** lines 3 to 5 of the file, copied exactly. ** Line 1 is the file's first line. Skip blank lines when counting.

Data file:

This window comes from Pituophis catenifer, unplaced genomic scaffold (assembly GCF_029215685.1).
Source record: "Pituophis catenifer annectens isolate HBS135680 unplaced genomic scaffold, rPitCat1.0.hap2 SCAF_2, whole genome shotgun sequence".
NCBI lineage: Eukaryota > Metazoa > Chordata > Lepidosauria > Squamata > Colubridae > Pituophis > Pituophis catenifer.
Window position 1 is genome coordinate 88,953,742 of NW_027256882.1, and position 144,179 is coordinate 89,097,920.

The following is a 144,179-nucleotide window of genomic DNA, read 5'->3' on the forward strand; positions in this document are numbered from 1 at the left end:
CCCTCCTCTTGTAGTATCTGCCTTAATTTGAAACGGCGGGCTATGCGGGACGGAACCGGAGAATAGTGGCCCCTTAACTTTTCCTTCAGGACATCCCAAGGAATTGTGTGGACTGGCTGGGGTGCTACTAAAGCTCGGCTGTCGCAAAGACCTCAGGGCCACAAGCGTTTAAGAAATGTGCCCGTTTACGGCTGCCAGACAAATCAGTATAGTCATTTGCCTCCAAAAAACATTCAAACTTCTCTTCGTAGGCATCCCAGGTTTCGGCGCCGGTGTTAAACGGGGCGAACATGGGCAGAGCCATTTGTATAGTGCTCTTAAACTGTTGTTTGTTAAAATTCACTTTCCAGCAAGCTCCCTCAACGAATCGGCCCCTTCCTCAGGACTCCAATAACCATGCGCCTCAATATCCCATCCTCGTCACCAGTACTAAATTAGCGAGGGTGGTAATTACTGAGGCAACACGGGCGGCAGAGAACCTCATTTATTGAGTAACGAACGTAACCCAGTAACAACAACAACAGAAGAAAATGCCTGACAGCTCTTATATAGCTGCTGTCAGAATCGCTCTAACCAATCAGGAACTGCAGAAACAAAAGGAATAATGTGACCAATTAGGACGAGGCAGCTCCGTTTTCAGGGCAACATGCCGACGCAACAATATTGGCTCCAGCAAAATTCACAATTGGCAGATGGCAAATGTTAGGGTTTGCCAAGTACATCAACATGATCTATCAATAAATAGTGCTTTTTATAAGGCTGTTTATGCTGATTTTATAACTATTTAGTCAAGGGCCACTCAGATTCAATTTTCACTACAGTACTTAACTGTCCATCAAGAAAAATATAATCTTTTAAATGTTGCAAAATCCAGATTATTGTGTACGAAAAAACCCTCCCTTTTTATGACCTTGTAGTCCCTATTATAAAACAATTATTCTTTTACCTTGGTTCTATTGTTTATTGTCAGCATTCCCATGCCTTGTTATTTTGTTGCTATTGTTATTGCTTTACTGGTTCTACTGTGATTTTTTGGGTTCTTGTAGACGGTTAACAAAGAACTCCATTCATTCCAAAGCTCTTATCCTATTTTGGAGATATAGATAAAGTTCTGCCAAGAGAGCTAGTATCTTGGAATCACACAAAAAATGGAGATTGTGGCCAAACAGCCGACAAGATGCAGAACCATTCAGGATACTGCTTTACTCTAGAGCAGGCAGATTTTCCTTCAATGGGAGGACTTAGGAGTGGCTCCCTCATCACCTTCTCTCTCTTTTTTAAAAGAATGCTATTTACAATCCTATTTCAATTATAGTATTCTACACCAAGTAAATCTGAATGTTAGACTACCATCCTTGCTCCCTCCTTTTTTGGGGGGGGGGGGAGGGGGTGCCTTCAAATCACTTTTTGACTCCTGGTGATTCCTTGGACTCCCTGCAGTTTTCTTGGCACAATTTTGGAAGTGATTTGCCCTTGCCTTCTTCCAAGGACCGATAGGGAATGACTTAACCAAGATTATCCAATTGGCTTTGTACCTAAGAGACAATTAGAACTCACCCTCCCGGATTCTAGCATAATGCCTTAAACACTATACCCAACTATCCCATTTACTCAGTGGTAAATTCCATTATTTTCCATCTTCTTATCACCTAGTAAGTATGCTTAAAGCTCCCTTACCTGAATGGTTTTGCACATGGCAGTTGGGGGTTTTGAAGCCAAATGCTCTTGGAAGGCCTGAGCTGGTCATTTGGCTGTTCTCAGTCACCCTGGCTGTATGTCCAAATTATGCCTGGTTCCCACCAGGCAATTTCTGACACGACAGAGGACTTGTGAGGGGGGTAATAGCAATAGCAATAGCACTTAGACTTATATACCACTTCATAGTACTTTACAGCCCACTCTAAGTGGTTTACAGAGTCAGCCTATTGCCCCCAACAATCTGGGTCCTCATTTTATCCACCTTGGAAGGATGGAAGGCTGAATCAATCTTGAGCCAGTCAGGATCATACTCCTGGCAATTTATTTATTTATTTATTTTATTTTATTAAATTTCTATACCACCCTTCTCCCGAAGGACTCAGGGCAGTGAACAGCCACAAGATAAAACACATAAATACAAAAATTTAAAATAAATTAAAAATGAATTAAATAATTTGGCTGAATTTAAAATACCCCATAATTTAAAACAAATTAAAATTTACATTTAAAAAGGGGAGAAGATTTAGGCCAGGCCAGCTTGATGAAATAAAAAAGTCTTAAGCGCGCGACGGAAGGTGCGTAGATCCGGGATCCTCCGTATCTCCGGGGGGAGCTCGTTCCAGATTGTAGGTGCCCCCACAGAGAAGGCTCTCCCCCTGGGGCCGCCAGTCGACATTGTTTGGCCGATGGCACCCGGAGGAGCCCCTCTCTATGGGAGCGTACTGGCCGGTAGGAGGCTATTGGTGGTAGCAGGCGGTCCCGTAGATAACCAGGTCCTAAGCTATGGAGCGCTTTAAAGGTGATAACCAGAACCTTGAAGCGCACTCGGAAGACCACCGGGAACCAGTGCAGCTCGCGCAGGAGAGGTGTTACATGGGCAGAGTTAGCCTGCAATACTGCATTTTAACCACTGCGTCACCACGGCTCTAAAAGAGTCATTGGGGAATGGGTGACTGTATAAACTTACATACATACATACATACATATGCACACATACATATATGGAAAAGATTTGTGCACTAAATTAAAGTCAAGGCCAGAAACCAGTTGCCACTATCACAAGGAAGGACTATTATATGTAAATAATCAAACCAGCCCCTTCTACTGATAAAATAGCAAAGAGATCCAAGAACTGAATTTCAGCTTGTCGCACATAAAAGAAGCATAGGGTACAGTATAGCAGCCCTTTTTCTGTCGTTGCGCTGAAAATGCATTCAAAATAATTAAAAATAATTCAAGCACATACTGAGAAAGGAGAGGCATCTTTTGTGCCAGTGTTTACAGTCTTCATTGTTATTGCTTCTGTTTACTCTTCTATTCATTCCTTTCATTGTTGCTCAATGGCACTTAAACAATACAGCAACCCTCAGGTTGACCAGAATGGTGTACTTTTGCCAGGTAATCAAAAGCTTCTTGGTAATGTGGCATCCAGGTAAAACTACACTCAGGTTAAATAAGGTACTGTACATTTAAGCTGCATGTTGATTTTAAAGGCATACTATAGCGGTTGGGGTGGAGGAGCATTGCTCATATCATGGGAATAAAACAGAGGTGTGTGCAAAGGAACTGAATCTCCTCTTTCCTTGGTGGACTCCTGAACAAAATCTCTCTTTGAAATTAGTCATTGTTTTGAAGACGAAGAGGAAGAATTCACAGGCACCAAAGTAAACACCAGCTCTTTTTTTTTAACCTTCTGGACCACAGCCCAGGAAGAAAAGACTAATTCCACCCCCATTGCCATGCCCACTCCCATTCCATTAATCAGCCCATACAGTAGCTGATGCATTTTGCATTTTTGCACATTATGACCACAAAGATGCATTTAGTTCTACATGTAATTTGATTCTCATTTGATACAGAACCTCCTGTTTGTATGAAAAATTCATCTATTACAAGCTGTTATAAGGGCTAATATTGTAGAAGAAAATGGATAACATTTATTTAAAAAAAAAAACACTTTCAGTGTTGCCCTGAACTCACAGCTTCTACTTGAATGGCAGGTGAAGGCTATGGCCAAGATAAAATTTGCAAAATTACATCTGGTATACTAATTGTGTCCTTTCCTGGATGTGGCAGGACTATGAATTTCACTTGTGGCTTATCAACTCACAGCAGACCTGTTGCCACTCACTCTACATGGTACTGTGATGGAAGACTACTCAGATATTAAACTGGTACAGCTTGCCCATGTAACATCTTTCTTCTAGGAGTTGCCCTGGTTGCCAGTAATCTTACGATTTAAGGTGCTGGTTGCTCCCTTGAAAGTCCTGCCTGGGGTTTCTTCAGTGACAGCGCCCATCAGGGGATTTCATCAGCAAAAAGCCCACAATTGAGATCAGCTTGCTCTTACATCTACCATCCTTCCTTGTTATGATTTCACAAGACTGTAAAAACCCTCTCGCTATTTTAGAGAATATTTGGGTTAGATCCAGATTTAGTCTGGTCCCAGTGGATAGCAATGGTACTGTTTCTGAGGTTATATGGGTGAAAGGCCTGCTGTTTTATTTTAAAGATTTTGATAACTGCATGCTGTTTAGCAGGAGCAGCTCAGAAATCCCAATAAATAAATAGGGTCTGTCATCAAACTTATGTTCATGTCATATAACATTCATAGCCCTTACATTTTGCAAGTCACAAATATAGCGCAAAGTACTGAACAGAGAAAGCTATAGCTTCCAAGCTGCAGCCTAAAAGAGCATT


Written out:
NCBI lineage: Eukaryota > Metazoa > Chordata > Lepidosauria > Squamata > Colubridae > Pituophis > Pituophis catenifer.
Window position 1 is genome coordinate 88,953,742 of NW_027256882.1, and position 144,179 is coordinate 89,097,920.

The following is a 144,179-nucleotide window of genomic DNA, read 5'->3' on the forward strand; positions in this document are numbered from 1 at the left end: